FIVE STATES OF MIND DISCUSSED IN YOGA (CHITTA BHUMIS)

FIVE STATES OF MIND DISCUSSED IN YOGA (CHITTA BHUMIS)

FIVE STATES OF MIND DISCUSSED IN YOGA (CHITTA BHUMIS)

FIVE STATES OF MIND DISCUSSED IN YOGA (CHITTA BHUMIS)

These are the five types of mind that are discussed in yoga:

1. Mudda mind – Dull, (donkey mind )

1. Mudda mind - Dull, (donkey mind )

The mind is dull, sleepy, lethargic and lacking vigor. When we are in such a mental state we feel tired and not willing to engage with life. We easily give up and find numerous reasons not to move on with our intentions. If we are denied, or we have to invest more effort into getting the desired object, the dull mind drives us into a state of dissatisfaction. We easily complain and point out towards others.

 

 

2. Kshiptha mind – restless, (monkey mind)

Kshiptha mind - restless, (monkey mind)

In this state, the mind is totally restless, unable to concentrate or decide, jumping from one thought to another, from one emotion to the next and from object to object. It moves between love and hate, likes and dislikes, expectations and disappointment.

This is a common state for most of us today. We alternate between the Kshipta (monkey) and the Mudha (donkey) state. When we wake up we can feel very Mudda, as the day unfolds we can fall into a state of Kshipta easily, or the other way around.


3. Vikshipta mind – occasionally steady mind (butterfly mind)

Vikshipta mind - occasionally steady mind (butterfly mind),

Temporarily distracted, and temporarily focused 50/50.

Exactly like a butterfly alternating his fly and rest, the mind oscillates between thoughts of clarity and thoughts of confusion.

We commit to work hard towards finding health and balanced life. We are happy, and we tell everyone how much we have changed, and how good we feel about ourselves. It almost feels like we are in the place we always wanted to be, but at the first obstacle/challenge, we fall again into a state of distracted mind. If we experience a painful situation we choose to withdraw and go back into the old habits.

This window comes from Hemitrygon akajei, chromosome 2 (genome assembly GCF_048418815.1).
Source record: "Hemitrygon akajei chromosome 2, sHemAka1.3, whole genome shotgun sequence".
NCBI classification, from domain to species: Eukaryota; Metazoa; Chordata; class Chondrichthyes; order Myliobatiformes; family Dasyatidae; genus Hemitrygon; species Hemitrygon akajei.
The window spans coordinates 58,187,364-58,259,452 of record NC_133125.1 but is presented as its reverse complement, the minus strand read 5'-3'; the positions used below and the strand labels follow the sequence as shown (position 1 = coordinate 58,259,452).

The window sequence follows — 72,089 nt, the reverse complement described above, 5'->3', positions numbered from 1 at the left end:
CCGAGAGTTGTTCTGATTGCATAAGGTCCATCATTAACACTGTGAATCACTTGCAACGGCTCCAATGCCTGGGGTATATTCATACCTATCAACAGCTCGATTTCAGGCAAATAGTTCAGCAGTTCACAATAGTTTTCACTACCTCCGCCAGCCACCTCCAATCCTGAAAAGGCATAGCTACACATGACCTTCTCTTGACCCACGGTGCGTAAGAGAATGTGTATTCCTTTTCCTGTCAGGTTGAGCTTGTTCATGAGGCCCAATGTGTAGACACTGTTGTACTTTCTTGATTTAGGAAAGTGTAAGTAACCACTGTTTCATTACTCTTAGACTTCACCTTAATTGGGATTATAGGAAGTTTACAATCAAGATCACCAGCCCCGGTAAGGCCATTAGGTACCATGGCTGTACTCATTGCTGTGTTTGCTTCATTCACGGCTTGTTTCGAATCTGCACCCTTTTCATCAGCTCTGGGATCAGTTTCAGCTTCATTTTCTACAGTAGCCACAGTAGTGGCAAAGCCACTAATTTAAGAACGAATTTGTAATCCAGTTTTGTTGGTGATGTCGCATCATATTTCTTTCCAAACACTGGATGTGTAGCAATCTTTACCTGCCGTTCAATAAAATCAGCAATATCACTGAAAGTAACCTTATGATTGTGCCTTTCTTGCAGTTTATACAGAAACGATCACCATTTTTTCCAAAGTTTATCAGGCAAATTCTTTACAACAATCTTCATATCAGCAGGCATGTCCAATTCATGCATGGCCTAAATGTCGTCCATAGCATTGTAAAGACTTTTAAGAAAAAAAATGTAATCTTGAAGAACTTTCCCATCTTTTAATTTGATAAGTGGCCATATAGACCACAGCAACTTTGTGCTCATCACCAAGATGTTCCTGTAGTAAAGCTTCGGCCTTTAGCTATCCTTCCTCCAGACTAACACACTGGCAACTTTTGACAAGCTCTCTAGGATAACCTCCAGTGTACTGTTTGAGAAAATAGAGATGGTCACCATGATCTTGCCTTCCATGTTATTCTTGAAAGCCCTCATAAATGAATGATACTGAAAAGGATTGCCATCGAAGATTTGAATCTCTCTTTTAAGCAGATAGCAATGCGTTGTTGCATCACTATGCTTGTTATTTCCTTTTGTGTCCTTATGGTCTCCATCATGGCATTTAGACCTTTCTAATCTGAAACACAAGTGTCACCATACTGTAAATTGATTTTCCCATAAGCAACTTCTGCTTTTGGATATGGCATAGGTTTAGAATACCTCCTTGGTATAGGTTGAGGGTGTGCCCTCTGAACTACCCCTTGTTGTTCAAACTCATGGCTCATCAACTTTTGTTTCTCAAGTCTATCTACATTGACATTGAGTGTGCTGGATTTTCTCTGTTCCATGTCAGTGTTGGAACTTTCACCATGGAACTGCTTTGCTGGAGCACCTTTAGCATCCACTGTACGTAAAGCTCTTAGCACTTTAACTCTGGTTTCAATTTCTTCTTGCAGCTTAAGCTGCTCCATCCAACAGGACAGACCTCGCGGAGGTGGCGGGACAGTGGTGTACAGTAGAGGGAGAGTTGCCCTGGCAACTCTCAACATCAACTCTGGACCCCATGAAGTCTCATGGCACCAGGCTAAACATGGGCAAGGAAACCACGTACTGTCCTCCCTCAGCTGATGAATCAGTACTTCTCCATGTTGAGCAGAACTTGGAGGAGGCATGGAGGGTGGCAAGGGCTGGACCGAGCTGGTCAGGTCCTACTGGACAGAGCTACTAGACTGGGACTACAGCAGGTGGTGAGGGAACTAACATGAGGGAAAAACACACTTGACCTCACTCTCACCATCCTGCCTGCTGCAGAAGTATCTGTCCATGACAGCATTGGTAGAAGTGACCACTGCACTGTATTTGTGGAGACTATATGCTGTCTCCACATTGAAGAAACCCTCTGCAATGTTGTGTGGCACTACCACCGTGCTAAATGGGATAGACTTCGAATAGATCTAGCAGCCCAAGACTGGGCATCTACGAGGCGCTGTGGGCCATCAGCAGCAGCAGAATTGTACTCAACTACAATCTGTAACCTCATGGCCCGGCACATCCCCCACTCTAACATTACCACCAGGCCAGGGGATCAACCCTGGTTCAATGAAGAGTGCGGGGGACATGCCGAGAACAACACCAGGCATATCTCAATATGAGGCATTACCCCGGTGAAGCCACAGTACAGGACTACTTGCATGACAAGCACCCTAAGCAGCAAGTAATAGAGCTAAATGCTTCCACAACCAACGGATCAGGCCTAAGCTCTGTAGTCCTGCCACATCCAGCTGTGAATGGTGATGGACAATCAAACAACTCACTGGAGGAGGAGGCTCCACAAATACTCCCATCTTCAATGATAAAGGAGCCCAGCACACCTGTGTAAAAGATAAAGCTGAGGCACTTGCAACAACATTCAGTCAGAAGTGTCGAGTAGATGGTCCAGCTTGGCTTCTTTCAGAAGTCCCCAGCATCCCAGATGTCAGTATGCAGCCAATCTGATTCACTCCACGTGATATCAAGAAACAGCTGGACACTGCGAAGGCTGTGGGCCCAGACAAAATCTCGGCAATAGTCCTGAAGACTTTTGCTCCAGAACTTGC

For example, in our yoga practice, while sitting in meditation, we do find ourselves experiencing short periods of calmness, stillness and focus on the object of meditation, but the moment we hear a sound, or a movement our attention sleeps away. We get distracted/irritated and start to blame on the environment “ I was so balanced and the environment interferes with my practice”. That very moment we start to think to change the environment, and not our way of perceiving.

4. Ekagra mind – one-pointed (candle mind), in this state the mind remains focused on one object.

Ekagra mind - one-pointed (candle mind),

The mind is ready to focus and pay attention, very relaxed but not sleepy. In yoga practice, we can bring the mind into such a state of relaxed attention.

 

 


5. Niruddha – fully concentrated mind

Niruddha - fully concentrated mind

In this state, the mind is not distracted by random thoughts but is fully absorbed in the object of concentration. In such a state no new impressions can distract our mind and the old one can no longer influence our present state. The knowledge is available for practicing towards higher mental states.

Most of us, remain in the first three states which only maintain and increase mind fluctuations and the bondage with the external world. Of these five states, only the Ekagra and Niruddha can attain higher states of concentration. The Mudha mind is too dull to make the required effort to “wake up”. The Kshipta mind is too restless and can’t find steadiness, and unsteady mind lucks concentration and balance. The Vikshipta mind is inconsistent – many yoga practitioners or spiritual stickers find themselves in this state. There are moments of clarity, stability, and concentration and yet at times the practitioner gets distracted and pulled back into old habits. Still, this type of mind can attain concentration through determination, discipline and consistent practice.


In the next post, I will continue with what is thinking?

Warmly,

Maria Mitea,

HealthYoga Therapist, Teacher, and Student,

Leave a Reply

Your email address will not be published. Required fields are marked *